Initially, the settlement date for stocks was T+5 i.,e five business days after the transaction date was initiated. Until recently, when the overall Settlement was set to T+3. Today, it’s T+2 or two business days after the transaction date, thanks to technological advancements and electronic trading.
India is the second largest market after China to implement the T+1 settlement cycle of stocks. Most international markets like the US, Europe, etc are still in the T+2 settlement cycle. Well, this means when you buy a stock or a bond, it will start reflecting into your demat account after a period of 2 days. And when you sell it, again, it will take two days to reflect into your system.
Here is the press release 2 from the exchanges. It says that starting Feb 25th, 2022, 100 stocks (starting with the lowest market cap) will move to the T+1 settlement cycle on both exchanges simultaneously. From March 2022, 500 stocks ranked from the bottom will move to the T+1 settlement cycle.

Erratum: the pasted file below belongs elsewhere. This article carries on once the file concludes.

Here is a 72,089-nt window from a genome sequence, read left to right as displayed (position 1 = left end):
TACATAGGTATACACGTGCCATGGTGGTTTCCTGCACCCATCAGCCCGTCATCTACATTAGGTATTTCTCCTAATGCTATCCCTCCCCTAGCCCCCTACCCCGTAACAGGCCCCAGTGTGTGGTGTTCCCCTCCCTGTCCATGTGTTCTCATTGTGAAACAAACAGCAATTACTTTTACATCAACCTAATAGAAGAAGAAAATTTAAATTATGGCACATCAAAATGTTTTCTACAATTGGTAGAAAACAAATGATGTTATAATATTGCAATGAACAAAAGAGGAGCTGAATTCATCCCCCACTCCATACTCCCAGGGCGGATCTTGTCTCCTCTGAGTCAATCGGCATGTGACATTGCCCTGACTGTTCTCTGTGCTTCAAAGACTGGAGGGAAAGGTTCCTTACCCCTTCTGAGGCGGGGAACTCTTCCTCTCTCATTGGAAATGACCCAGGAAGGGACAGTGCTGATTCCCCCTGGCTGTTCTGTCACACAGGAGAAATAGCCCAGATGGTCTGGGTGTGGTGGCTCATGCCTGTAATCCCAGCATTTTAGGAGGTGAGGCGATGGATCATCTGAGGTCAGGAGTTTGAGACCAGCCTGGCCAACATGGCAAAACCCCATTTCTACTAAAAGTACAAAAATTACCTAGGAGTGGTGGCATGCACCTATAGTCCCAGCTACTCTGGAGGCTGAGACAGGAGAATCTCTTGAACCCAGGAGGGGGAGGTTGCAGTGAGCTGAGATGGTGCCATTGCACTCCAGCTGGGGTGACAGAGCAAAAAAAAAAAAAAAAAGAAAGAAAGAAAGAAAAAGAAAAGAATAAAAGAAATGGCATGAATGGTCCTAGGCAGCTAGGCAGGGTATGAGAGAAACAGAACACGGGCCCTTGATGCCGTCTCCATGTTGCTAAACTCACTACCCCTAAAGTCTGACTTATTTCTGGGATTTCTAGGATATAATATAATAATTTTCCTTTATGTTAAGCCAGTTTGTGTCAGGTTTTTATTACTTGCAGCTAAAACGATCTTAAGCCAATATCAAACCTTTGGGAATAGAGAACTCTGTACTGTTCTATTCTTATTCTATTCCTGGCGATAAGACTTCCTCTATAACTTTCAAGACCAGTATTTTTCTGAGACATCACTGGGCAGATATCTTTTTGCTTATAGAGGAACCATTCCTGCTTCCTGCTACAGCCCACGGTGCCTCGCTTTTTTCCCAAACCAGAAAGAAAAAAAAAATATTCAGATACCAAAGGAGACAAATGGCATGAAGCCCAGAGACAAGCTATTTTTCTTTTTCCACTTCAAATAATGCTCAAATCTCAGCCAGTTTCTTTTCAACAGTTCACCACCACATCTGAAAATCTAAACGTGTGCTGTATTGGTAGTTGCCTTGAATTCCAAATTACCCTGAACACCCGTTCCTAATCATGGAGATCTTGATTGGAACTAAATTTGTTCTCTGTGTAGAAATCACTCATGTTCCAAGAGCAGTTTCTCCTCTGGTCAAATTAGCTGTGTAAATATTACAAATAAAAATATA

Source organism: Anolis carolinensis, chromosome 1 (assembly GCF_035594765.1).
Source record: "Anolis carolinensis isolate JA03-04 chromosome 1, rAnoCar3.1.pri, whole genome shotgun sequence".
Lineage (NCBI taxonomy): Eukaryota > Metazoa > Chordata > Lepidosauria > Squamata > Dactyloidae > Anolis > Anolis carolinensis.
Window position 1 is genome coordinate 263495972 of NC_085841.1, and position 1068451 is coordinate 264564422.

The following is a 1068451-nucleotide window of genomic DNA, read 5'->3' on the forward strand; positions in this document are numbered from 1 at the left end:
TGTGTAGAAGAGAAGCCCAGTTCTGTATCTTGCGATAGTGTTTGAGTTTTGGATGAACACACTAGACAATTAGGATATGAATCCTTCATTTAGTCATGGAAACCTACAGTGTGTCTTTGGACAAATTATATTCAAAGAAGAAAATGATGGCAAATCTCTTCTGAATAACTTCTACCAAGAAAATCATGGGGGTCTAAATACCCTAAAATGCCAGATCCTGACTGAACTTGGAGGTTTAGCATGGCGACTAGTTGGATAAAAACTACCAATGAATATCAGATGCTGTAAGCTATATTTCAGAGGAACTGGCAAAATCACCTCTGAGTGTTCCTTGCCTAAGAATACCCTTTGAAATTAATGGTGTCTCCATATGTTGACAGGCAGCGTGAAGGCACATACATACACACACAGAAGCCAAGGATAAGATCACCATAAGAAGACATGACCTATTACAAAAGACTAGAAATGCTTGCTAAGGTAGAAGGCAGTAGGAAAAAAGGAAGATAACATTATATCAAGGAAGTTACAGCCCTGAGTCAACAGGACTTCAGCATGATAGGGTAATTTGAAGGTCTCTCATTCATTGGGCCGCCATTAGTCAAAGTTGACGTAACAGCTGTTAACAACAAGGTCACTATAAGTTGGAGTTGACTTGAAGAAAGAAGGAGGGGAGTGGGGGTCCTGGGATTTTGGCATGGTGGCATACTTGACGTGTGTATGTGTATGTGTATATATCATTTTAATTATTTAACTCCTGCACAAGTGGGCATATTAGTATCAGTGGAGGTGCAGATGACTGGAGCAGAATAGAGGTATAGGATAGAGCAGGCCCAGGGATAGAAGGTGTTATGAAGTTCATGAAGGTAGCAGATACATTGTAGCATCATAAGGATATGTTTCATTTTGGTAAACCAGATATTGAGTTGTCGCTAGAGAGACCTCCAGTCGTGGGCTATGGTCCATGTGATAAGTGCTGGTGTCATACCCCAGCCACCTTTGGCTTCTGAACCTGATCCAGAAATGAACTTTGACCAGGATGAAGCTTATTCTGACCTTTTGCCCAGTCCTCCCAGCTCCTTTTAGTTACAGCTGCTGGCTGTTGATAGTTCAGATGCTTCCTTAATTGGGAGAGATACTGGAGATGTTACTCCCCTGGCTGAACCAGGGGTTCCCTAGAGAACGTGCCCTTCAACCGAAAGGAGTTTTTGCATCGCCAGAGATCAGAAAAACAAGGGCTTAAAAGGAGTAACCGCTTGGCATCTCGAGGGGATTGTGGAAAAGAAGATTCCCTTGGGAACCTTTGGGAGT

The Bombay Stock Exchange being an older exchange has almost 5000 active companies listed and being transacted, and National Stock Exchange has virtually 1800 active companies. The ~3000 additional on BSE are lower market cap companies (mostly penny stocks). So this means that in around ten months from Feb, or by Oct 2022, all the stocks in Indian markets will be on the T+1 settlement cycle.
Why not T+0 or Instant settlement?
This question of why we can’t have an instant settlement in today’s world where UPI is powering almost 4+ billion bank transfers a month, all settled instantly, keeps coming up. This is very different from a typical banking transaction, where money is immediately transferred from one account to another. Here the cash and stocks (with stocks comes with respective rights as a shareholder) both are involved and usually stocks cant be settled due to intraday trading.